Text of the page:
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Q: Eigenvalues of Page and Brin's "Naive" Webgraph Matrix ( Answered,   1 Comment )
Question  
Subject: Eigenvalues of Page and Brin's "Naive" Webgraph Matrix
Category: Science > Math
Asked by: dvd03-ga
List Price: $20.00
Posted: 06 Aug 2004 02:59 PDT
Expires: 05 Sep 2004 02:59 PDT
Question ID: 384263
Consider the nxn square matrix, M, defined as
 	Mij = 0 or c where 0 < c < 1.

Can we make any claims about the spectral radius of M - in particular,
that the spectral radius is strictly less than 1?

Clarification of Question by dvd03-ga on 06 Aug 2004 03:06 PDT
Apologies, let me redefine M.

Let A be a square matrix such that
	Aij 	= 	0 or 1/n where n is the number of non-zero entries in row i -
			i.e. if a row has a non-zero entry, then the sum of this row's
 			entries is one.

Let M = c*A where c is a real such that 0 < c < 1.

Now, what can be said about M's spectral radius?

Many thanks,

dvd

Clarification of Question by dvd03-ga on 06 Aug 2004 07:30 PDT
Dear mathtalk,
 	What is the effect on spectral radius of rows possbly being entirely
zero - the matrix, I believe, being accordingly not a proper
transition matrix?
	Regards

	dvd

Request for Question Clarification by mathtalk-ga on 06 Aug 2004 07:42 PDT
Let A be a matrix whose rows each have 1-norm less than or equal to 1.

Using the triangle inequality, show that for any row vector x:

  ||xA|| =<  ||x||

where the 1-norm is indicated by the ||.|| notation.

Conclude from this that the spectral radius of A is less than or equal to 1.

regards, mathtalk-ga

Clarification of Question by dvd03-ga on 09 Aug 2004 02:50 PDT
OK, and
 	if M is some square matrix, and R is s*M for some scalar s, then
		i) how do the eigenvalues of R compare with those of M; and
		ii) how do the corresponding eigenvectors of R compare with those of s?

Regards

Clarification of Question by dvd03-ga on 09 Aug 2004 02:51 PDT
PS in (ii) I meant M, not s.

Thank you
Answer  
Subject: Re: Eigenvalues of Page and Brin's "Naive" Webgraph Matrix
Answered By: mathtalk-ga on 15 Aug 2004 12:07 PDT
 
Hi, dvd03-ga:

The "spectral radius" of a (square) matrix is the "maximum modulus"
(largest absolute value) of its eigenvalues.  This odd name is due to
terming the set of eigenvalues the "spectrum" of the matrix.

Because an nn matrix has at most n eigenvalues, there is no ambiguity
of speaking of the maximum of the absolute values of these
"characteristic roots", but there may distinct eigenvalues with the
same modulus or an eigenvalue that has multiplicity greater than 1
(either algebraic multiplicity, which counts the number of equal roots
in the characteristic polynomial, or geometric multiplicity, which
counts the number of linearly independent eigenvectors that correspond
to the eigenvalue).

Every characteristic root has at least one (nonzero) eigenvector, so
there is no distinction between "algebraic" and "geometric"
eigenvalues, only between the two kinds of multiplicity.

If we have a scalar multiple of a square matrix, say M = c*A, then the
relationship between their spectrums (eigenvalues) is just what we'd
expect and hope for.  Assuming c is nonzero:

  d is an eigenvalue of A <==> c*d is an eigenvalue of M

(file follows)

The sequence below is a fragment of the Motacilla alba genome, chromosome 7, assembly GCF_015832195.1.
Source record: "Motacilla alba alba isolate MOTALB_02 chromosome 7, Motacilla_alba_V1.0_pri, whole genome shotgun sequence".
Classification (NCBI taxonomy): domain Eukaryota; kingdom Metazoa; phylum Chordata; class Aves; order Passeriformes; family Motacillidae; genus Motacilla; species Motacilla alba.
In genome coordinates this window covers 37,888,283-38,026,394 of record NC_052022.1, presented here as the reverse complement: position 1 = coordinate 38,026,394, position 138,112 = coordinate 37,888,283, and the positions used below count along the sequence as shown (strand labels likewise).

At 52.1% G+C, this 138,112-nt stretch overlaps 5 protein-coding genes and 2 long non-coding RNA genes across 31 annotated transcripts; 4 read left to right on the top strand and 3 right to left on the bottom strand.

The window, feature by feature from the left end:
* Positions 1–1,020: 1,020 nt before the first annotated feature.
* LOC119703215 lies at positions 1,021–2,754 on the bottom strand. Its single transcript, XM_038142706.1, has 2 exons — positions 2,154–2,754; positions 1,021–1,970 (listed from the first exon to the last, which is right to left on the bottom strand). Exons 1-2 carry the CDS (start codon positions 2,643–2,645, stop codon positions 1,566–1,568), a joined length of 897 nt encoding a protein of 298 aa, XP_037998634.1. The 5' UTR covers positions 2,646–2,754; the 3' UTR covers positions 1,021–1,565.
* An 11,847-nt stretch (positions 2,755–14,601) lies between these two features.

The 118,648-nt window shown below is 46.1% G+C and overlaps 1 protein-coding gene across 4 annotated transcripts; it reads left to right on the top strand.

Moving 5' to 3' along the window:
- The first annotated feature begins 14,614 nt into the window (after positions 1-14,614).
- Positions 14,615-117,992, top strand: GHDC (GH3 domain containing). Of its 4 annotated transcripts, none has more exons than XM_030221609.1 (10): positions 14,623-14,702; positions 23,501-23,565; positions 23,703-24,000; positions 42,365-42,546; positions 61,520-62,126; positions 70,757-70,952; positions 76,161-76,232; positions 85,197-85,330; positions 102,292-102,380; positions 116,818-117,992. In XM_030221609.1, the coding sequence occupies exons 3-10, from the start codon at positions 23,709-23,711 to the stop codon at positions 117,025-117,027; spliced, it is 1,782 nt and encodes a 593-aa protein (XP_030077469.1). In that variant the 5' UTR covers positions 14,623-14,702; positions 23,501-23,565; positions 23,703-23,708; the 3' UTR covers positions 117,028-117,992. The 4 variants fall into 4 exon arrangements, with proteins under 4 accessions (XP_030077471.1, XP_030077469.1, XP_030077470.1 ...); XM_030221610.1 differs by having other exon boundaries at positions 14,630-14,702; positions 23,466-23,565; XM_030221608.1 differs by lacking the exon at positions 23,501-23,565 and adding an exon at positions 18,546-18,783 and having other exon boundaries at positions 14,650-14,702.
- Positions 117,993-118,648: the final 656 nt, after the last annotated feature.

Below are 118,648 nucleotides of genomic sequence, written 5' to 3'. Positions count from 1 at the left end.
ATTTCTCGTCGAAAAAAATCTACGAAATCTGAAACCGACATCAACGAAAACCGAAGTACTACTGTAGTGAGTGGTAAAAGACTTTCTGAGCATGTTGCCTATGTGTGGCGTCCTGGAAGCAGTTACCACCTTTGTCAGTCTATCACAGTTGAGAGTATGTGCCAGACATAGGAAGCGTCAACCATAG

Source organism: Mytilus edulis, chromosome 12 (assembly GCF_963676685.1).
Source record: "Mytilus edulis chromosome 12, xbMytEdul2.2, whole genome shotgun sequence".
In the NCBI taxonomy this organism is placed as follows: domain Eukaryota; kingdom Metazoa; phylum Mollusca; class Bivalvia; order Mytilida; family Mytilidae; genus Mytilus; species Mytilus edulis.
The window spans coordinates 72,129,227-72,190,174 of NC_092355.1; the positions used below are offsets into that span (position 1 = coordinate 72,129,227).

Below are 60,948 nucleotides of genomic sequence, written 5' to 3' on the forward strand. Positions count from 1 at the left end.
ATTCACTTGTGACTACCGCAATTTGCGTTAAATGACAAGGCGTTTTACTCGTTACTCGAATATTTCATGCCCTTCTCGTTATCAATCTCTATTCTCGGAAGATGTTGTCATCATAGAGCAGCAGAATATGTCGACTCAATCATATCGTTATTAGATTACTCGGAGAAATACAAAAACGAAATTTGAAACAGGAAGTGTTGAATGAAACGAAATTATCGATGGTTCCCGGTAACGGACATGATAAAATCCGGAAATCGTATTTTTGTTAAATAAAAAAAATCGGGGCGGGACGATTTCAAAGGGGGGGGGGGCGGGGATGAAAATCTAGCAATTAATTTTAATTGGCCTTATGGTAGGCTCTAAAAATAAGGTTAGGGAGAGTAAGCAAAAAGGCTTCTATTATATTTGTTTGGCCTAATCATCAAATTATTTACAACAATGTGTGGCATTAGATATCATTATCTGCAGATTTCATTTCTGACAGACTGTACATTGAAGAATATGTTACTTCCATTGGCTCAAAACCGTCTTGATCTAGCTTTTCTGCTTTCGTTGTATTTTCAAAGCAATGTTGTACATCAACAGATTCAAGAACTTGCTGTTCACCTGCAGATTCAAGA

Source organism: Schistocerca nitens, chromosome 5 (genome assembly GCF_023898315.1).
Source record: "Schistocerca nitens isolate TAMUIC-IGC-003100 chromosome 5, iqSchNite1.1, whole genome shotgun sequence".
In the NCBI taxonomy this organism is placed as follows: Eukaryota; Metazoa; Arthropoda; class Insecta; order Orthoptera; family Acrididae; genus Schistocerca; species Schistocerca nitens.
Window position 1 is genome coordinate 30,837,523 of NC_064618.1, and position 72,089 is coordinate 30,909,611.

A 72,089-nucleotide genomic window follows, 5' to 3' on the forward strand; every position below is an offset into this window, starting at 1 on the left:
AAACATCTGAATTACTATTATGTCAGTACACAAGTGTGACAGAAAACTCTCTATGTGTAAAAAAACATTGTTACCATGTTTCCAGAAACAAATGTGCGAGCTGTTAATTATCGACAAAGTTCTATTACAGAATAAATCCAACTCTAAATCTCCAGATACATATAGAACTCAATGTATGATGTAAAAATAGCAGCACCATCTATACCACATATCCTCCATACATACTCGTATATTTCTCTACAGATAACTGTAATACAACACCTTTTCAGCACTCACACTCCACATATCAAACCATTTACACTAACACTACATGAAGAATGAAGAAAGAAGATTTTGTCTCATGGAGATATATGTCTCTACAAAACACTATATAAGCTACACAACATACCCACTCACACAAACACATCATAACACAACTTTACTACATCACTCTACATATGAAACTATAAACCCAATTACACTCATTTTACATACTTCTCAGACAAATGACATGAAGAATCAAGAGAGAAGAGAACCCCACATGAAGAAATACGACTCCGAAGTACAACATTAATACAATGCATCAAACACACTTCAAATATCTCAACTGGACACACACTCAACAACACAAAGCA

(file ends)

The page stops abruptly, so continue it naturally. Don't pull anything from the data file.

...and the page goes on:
For this reason we are assured that the spectral radius of M is |c|
times the spectral radius of A, and this true without assuming
nonnegativity of A or any other properties of a probabilty transition
matrix.

If we know some information about the 1-norms of the rows of A (as for
example we do in the case of probability transition matrix), then we
may be able to give a bound on the spectral radius of A, and thus of
M.

For example, if the largest 1-norm (sum of absolute values) of the
rows of A is C, then we have this estimate on how right-multiplication
of rows by A affects the 1-norm.  For any compatible row x:

  xA = x(1) * A(1,-) + x(2) * A(2,-) + . . . _ x(n) * A(n,-)

Therefore by the triangle inequality for the 1-norm ||.|| we have:

  ||xA|| =< |x(1)|*||A(1,-)|| + ... + |x(n)|*||A(n,-)||

         =< C * ( |x(1)| + |x(2)| + ... + |x(n)| )

         =  C * ||x||

Therefore the absolute value of any eigenvalue d of A would be less
than or equal to C, as we see by this "calculation":

   xA  =  dx

   ||dx|| = ||xA|| =< C * ||x||

   |d| * ||x||  =<  C * ||x||

and dividing by ||x|| which is nonzero:

   |d| =< C

Therefore the spectral radius of A, which is the maximum of |d|, will
be bounded by C, which is the maximum 1-norm of a row of A.  Similarly
one can get an estimate of the spectral radius involving the maximum
1-norm of a column of A (by considering eigenvectors from the "other
side" of A), and the estimates could be based on the operator norm of
A induced by other vector norms (besides the 1-norm as we used here).

A more "delicate" method for estimating the locations of eigenvalues
and hence the spectral radius is given by a result known as
Gershgorin's Disk (or Circles) Theorem:

[Gershgorin's Circle Theorem - PlanetMath]
http://planetmath.org/encyclopedia/GershgorinsCircleTheorem.html

The idea here is to use a bounding circle centered on a diagonal
element of A and the radius of which is the 1-norm of the remaining
off-diagonal entries.  The union of these n-disks (on for each
diagonal entry) contains all the eigenvalues of A.

regards, mathtalk-ga
Comments  
Subject: Re: Eigenvalues of Page and Brin's "Naive" Webgraph Matrix
From: mathtalk-ga on 06 Aug 2004 06:25 PDT
 
The spectral radius is the maximum absolute value of an eigenvalue (or
root of the characteristic equation) for a matrix.

Thus if M = c*A, then spectral radius of M is |c| times the spectral radius of A.

The spectral radius of a probability transition matrix is always 1.

regards, mathtalk-ga

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